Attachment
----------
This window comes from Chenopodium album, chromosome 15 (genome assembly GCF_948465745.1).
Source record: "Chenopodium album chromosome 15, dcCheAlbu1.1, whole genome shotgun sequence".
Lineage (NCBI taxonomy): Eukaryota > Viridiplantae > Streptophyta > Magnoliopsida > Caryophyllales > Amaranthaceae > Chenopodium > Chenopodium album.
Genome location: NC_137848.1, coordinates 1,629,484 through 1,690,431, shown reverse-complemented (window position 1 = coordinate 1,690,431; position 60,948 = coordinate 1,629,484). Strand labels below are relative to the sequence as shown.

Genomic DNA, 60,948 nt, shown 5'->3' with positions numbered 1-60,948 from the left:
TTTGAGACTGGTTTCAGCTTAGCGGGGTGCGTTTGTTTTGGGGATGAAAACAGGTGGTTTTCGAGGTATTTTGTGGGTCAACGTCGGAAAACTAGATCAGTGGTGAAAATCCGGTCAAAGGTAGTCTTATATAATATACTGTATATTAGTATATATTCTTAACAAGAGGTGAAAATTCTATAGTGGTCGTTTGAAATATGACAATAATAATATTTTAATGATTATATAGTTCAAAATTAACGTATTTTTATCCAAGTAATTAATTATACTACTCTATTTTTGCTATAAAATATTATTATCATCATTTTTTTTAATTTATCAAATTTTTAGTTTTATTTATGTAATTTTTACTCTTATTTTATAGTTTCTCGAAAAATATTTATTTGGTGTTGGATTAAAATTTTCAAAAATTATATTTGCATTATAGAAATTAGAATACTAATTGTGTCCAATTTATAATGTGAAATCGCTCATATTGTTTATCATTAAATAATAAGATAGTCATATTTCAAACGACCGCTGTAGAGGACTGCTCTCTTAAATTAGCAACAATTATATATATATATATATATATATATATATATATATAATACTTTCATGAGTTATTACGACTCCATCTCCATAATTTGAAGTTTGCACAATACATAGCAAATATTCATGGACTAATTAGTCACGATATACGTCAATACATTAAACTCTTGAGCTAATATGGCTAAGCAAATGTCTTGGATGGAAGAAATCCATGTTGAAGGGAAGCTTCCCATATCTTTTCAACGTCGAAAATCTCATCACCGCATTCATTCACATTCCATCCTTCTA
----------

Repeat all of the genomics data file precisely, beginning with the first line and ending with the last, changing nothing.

This window comes from Chenopodium album, chromosome 15 (genome assembly GCF_948465745.1).
Source record: "Chenopodium album chromosome 15, dcCheAlbu1.1, whole genome shotgun sequence".
Lineage (NCBI taxonomy): Eukaryota > Viridiplantae > Streptophyta > Magnoliopsida > Caryophyllales > Amaranthaceae > Chenopodium > Chenopodium album.
Genome location: NC_137848.1, coordinates 1,629,484 through 1,690,431, shown reverse-complemented (window position 1 = coordinate 1,690,431; position 60,948 = coordinate 1,629,484). Strand labels below are relative to the sequence as shown.

Genomic DNA, 60,948 nt, shown 5'->3' with positions numbered 1-60,948 from the left:
TTTGAGACTGGTTTCAGCTTAGCGGGGTGCGTTTGTTTTGGGGATGAAAACAGGTGGTTTTCGAGGTATTTTGTGGGTCAACGTCGGAAAACTAGATCAGTGGTGAAAATCCGGTCAAAGGTAGTCTTATATAATATACTGTATATTAGTATATATTCTTAACAAGAGGTGAAAATTCTATAGTGGTCGTTTGAAATATGACAATAATAATATTTTAATGATTATATAGTTCAAAATTAACGTATTTTTATCCAAGTAATTAATTATACTACTCTATTTTTGCTATAAAATATTATTATCATCATTTTTTTTAATTTATCAAATTTTTAGTTTTATTTATGTAATTTTTACTCTTATTTTATAGTTTCTCGAAAAATATTTATTTGGTGTTGGATTAAAATTTTCAAAAATTATATTTGCATTATAGAAATTAGAATACTAATTGTGTCCAATTTATAATGTGAAATCGCTCATATTGTTTATCATTAAATAATAAGATAGTCATATTTCAAACGACCGCTGTAGAGGACTGCTCTCTTAAATTAGCAACAATTATATATATATATATATATATATATATATATATATAATACTTTCATGAGTTATTACGACTCCATCTCCATAATTTGAAGTTTGCACAATACATAGCAAATATTCATGGACTAATTAGTCACGATATACGTCAATACATTAAACTCTTGAGCTAATATGGCTAAGCAAATGTCTTGGATGGAAGAAATCCATGTTGAAGGGAAGCTTCCCATATCTTTTCAACGTCGAAAATCTCATCACCGCATTCATTCACATTCCATCCTTCTA